The American Express Green Card has no minimum income requirement, while the CIBC Aeroplan Visa Card still requires a minimum household income of $15,000, making Amex’s no-fee product the more accessible one.

7. Insurance

As neither card has an annual fee, insurance inclusions are relatively limited.

Both products offer the buyer’s assurance and purchase protection, doubling the manufacturer’s warranty on new purchases and reimbursing you on the purchase cost due to physical damage or theft within 90 days of purchase. 

In addition, the CIBC Aeroplan Visa Card also offers up to $100,000 of Common Carrier Accident Insurance and auto rental collision/loss damage insurance of up to 48 days, giving it the broader insurance coverage out of the two. 

8. Upgrading & Downgrading

One of the more interesting uses of no-fee credit cards is to upgrade to a higher-tier product once you’re ready to pursue bigger welcome bonuses in exchange for paying some annual fees.

Meanwhile, downgrading to a no-fee product can also be a way to avoid paying more annual fees than you need to, with a view of upgrading again in the future.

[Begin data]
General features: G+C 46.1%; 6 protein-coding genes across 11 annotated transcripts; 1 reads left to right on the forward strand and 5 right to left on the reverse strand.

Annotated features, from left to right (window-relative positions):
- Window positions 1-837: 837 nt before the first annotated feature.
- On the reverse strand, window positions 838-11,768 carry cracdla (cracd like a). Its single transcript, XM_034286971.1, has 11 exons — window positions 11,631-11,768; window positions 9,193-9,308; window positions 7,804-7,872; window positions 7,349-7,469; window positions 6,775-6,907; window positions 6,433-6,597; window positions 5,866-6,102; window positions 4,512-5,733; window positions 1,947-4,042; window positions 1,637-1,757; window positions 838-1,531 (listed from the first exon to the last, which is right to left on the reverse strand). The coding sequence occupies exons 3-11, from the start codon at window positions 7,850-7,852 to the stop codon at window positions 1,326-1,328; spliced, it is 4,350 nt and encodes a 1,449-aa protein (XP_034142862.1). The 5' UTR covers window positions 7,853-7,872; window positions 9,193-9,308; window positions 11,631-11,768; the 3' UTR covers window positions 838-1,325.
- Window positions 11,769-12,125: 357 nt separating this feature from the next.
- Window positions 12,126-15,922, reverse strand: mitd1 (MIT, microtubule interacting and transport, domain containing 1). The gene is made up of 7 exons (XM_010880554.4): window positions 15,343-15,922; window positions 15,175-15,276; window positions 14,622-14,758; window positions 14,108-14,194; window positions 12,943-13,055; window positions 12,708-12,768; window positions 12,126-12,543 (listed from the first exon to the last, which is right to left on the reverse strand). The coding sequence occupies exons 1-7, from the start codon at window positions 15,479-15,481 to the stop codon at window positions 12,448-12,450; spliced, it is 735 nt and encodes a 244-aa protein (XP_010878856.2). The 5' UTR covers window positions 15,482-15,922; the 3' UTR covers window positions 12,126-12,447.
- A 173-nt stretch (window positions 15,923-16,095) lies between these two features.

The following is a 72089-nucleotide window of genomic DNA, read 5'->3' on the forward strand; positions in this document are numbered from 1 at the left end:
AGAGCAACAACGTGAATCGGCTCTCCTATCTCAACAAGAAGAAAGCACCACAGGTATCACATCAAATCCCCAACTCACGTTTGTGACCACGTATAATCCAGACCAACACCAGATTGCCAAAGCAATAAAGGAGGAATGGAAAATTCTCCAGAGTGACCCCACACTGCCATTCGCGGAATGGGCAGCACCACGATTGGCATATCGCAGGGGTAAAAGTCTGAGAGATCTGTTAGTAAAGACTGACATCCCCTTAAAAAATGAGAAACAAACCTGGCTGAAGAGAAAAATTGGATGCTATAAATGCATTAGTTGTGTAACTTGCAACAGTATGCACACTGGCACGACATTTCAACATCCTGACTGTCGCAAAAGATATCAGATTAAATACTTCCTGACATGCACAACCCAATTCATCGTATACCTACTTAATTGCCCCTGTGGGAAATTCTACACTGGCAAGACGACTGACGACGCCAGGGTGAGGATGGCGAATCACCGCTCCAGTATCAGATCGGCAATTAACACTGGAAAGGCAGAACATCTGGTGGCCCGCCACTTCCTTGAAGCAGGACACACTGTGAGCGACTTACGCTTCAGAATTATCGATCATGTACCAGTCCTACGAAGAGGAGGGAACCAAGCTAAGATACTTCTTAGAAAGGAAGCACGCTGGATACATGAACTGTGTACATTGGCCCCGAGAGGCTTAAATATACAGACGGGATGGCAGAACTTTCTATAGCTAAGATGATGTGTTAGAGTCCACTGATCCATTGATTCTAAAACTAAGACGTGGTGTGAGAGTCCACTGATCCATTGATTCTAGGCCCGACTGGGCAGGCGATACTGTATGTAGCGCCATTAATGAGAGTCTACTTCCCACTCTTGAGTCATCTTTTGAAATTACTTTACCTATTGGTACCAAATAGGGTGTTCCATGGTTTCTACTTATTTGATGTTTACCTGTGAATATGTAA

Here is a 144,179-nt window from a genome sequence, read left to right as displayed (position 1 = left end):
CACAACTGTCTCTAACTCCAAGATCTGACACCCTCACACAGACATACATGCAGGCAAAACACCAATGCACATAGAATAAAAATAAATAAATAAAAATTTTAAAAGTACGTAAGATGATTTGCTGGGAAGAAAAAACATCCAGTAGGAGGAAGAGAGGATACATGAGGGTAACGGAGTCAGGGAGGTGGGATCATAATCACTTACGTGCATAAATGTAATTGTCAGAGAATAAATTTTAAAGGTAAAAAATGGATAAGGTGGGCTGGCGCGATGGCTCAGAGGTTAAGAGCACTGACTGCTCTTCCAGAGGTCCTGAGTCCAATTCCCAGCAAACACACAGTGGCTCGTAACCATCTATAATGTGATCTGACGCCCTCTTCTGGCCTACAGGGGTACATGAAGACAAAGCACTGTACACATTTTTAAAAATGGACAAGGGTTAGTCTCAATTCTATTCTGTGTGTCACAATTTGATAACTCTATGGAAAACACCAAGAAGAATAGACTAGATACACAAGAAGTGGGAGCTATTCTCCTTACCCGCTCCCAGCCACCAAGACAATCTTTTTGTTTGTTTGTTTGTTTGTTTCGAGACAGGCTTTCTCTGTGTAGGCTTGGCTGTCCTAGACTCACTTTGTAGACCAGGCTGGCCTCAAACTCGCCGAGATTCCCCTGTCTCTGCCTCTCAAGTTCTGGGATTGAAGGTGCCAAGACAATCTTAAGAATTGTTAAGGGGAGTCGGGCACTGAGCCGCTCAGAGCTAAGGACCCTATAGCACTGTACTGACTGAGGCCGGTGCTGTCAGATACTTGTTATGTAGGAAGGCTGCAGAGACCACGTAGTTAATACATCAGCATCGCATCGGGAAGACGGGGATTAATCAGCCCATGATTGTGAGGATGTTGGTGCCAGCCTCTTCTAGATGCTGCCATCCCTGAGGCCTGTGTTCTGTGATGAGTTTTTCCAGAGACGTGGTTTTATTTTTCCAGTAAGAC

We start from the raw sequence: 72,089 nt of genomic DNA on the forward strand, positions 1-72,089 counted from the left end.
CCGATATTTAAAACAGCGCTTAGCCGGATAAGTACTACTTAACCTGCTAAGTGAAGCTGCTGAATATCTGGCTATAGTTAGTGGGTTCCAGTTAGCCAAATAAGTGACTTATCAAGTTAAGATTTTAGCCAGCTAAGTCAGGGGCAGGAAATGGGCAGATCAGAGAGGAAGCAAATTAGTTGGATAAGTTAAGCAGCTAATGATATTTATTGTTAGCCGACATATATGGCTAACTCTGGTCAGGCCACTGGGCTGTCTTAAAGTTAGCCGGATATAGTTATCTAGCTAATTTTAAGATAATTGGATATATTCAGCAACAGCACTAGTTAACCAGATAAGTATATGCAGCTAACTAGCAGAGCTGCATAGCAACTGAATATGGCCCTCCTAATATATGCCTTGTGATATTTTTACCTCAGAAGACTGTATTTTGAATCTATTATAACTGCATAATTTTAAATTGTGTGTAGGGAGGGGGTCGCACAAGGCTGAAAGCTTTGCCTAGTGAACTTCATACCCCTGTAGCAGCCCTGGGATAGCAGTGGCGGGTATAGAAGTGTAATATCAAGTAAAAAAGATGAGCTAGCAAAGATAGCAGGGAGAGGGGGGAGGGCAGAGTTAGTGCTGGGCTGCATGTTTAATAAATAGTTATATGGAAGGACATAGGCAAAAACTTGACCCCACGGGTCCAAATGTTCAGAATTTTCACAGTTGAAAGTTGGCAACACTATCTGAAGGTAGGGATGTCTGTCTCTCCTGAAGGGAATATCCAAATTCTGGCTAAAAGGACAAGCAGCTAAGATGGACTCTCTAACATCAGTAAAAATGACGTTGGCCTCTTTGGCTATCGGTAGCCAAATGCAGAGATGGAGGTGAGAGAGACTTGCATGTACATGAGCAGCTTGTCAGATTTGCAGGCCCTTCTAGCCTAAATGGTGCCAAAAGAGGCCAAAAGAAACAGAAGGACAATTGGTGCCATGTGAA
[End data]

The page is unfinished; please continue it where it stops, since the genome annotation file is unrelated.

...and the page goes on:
Of the two no-fee Canadian credit cards with entry into the Aeroplan ecosystem, the CIBC Aeroplan Visa Card is more attractive if you’d like to potentially upgrade your card to a higher-tier flavour, like the core CIBC Aeroplan Visa Infinite or the premium CIBC Aeroplan Visa Infinite Privilege in the future. 

American Express doesn’t allow product switches, so you won’t be able to achieve the same with the Amex Green Card.

Instead, you’ll be able to combine MR points from other cards with the no-fee Green Card if you wanted to close your other cards, but this only works with other products in the “MR Select” tier of MR points, such as the Cobalt Card and the Business Edge Card.

9. Visual Appearance

In my view, the CIBC Aeroplan Visa Card has a more appealing face, with a sleek and clean design.